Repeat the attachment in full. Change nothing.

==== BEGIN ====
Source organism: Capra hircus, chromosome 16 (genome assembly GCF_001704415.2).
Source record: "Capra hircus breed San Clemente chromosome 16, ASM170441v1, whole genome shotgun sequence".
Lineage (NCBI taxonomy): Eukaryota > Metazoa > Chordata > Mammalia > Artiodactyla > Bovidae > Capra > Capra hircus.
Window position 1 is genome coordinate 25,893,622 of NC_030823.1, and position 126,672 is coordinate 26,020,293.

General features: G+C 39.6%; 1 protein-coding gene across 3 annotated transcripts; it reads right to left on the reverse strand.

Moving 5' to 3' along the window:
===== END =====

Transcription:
Source organism: Capra hircus, chromosome 16 (genome assembly GCF_001704415.2).
Source record: "Capra hircus breed San Clemente chromosome 16, ASM170441v1, whole genome shotgun sequence".
Lineage (NCBI taxonomy): Eukaryota > Metazoa > Chordata > Mammalia > Artiodactyla > Bovidae > Capra > Capra hircus.
Window position 1 is genome coordinate 25,893,622 of NC_030823.1, and position 126,672 is coordinate 26,020,293.

General features: G+C 39.6%; 1 protein-coding gene across 3 annotated transcripts; it reads right to left on the reverse strand.

Moving 5' to 3' along the window: